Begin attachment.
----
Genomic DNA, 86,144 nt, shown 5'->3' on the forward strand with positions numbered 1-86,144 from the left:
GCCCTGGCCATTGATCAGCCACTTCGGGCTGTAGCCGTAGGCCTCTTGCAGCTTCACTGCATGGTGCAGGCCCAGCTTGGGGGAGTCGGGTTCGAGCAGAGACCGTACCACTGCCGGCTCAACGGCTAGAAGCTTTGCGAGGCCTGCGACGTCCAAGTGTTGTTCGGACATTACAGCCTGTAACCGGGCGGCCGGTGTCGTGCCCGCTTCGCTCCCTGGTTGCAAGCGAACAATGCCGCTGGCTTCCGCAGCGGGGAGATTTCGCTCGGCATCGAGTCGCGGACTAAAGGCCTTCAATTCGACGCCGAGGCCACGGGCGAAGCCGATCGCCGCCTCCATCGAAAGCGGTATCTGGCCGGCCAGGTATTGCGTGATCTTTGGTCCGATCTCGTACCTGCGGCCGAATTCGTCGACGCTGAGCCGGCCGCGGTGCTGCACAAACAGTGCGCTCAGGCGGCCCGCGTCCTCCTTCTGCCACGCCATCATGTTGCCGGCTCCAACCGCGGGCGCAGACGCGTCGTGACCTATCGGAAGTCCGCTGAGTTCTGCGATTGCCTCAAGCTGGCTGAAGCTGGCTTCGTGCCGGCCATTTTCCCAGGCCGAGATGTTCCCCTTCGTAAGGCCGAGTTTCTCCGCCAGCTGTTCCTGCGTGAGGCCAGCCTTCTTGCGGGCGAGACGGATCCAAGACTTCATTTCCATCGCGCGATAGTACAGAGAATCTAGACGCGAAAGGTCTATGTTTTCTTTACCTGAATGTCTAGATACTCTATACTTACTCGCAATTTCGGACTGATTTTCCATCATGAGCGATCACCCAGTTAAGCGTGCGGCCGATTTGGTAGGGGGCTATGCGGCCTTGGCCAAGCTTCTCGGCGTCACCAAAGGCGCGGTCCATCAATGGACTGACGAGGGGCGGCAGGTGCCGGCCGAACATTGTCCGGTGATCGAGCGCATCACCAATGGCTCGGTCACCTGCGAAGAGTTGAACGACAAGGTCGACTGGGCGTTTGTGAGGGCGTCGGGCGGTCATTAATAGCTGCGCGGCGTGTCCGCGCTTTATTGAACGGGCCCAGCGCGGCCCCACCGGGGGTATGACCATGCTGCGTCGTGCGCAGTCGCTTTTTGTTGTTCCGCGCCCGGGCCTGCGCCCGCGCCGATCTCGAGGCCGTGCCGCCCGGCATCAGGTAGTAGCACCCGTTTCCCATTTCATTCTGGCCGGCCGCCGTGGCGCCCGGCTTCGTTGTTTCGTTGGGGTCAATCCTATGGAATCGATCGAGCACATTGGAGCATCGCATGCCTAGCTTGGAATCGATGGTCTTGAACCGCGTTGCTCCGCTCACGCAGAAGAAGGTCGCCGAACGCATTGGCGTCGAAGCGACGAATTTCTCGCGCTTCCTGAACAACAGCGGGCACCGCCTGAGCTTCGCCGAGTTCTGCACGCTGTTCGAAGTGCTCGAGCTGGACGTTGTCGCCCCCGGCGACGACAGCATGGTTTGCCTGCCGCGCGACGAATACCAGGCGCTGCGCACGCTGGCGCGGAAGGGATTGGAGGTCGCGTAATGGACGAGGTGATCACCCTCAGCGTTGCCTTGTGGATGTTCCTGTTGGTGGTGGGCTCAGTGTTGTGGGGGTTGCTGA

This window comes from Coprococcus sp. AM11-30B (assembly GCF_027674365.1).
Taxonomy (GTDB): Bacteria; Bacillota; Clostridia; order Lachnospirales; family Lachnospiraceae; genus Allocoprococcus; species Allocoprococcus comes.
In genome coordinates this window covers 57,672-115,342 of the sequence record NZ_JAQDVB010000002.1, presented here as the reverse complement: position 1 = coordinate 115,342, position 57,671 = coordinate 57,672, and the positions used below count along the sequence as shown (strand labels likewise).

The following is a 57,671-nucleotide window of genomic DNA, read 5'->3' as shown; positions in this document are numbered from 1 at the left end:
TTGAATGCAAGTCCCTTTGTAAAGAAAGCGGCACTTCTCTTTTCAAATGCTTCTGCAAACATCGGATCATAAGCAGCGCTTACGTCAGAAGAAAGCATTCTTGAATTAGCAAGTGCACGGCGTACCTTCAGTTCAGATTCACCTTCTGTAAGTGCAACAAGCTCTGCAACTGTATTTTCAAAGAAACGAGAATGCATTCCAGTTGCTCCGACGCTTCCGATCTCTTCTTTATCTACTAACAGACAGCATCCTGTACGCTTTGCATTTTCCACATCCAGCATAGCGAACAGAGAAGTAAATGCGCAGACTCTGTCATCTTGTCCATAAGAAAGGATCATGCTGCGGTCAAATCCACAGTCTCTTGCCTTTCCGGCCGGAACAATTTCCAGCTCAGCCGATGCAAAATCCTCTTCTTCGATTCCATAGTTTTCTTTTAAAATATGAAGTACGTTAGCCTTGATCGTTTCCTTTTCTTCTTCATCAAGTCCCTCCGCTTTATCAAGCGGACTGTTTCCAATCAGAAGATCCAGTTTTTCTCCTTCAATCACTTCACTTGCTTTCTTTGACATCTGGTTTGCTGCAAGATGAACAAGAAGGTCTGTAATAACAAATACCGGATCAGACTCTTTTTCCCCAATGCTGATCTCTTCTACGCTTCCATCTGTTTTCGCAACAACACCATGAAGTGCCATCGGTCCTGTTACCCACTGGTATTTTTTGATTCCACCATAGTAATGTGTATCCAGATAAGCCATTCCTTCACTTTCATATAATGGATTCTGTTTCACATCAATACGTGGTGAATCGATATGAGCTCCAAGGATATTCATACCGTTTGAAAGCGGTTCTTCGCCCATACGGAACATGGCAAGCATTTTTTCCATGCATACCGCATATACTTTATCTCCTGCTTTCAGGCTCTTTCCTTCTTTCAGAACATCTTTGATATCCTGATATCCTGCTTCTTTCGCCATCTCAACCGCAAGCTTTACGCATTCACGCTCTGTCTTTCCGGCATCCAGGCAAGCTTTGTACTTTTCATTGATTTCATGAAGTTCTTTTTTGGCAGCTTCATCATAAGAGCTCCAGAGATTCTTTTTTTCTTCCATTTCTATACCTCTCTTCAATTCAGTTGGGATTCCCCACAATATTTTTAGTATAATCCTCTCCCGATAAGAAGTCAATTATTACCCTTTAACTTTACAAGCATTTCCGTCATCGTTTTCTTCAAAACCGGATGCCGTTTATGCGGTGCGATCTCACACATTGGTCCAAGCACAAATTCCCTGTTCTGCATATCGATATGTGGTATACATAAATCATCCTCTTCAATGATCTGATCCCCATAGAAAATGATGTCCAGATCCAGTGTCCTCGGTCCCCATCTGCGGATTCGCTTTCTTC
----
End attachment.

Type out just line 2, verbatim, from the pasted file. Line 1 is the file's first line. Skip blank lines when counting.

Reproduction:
GCCCTGGCCATTGATCAGCCACTTCGGGCTGTAGCCGTAGGCCTCTTGCAGCTTCACTGCATGGTGCAGGCCCAGCTTGGGGGAGTCGGGTTCGAGCAGAGACCGTACCACTGCCGGCTCAACGGCTAGAAGCTTTGCGAGGCCTGCGACGTCCAAGTGTTGTTCGGACATTACAGCCTGTAACCGGGCGGCCGGTGTCGTGCCCGCTTCGCTCCCTGGTTGCAAGCGAACAATGCCGCTGGCTTCCGCAGCGGGGAGATTTCGCTCGGCATCGAGTCGCGGACTAAAGGCCTTCAATTCGACGCCGAGGCCACGGGCGAAGCCGATCGCCGCCTCCATCGAAAGCGGTATCTGGCCGGCCAGGTATTGCGTGATCTTTGGTCCGATCTCGTACCTGCGGCCGAATTCGTCGACGCTGAGCCGGCCGCGGTGCTGCACAAACAGTGCGCTCAGGCGGCCCGCGTCCTCCTTCTGCCACGCCATCATGTTGCCGGCTCCAACCGCGGGCGCAGACGCGTCGTGACCTATCGGAAGTCCGCTGAGTTCTGCGATTGCCTCAAGCTGGCTGAAGCTGGCTTCGTGCCGGCCATTTTCCCAGGCCGAGATGTTCCCCTTCGTAAGGCCGAGTTTCTCCGCCAGCTGTTCCTGCGTGAGGCCAGCCTTCTTGCGGGCGAGACGGATCCAAGACTTCATTTCCATCGCGCGATAGTACAGAGAATCTAGACGCGAAAGGTCTATGTTTTCTTTACCTGAATGTCTAGATACTCTATACTTACTCGCAATTTCGGACTGATTTTCCATCATGAGCGATCACCCAGTTAAGCGTGCGGCCGATTTGGTAGGGGGCTATGCGGCCTTGGCCAAGCTTCTCGGCGTCACCAAAGGCGCGGTCCATCAATGGACTGACGAGGGGCGGCAGGTGCCGGCCGAACATTGTCCGGTGATCGAGCGCATCACCAATGGCTCGGTCACCTGCGAAGAGTTGAACGACAAGGTCGACTGGGCGTTTGTGAGGGCGTCGGGCGGTCATTAATAGCTGCGCGGCGTGTCCGCGCTTTATTGAACGGGCCCAGCGCGGCCCCACCGGGGGTATGACCATGCTGCGTCGTGCGCAGTCGCTTTTTGTTGTTCCGCGCCCGGGCCTGCGCCCGCGCCGATCTCGAGGCCGTGCCGCCCGGCATCAGGTAGTAGCACCCGTTTCCCATTTCATTCTGGCCGGCCGCCGTGGCGCCCGGCTTCGTTGTTTCGTTGGGGTCAATCCTATGGAATCGATCGAGCACATTGGAGCATCGCATGCCTAGCTTGGAATCGATGGTCTTGAACCGCGTTGCTCCGCTCACGCAGAAGAAGGTCGCCGAACGCATTGGCGTCGAAGCGACGAATTTCTCGCGCTTCCTGAACAACAGCGGGCACCGCCTGAGCTTCGCCGAGTTCTGCACGCTGTTCGAAGTGCTCGAGCTGGACGTTGTCGCCCCCGGCGACGACAGCATGGTTTGCCTGCCGCGCGACGAATACCAGGCGCTGCGCACGCTGGCGCGGAAGGGATTGGAGGTCGCGTAATGGACGAGGTGATCACCCTCAGCGTTGCCTTGTGGATGTTCCTGTTGGTGGTGGGCTCAGTGTTGTGGGGGTTGCTGA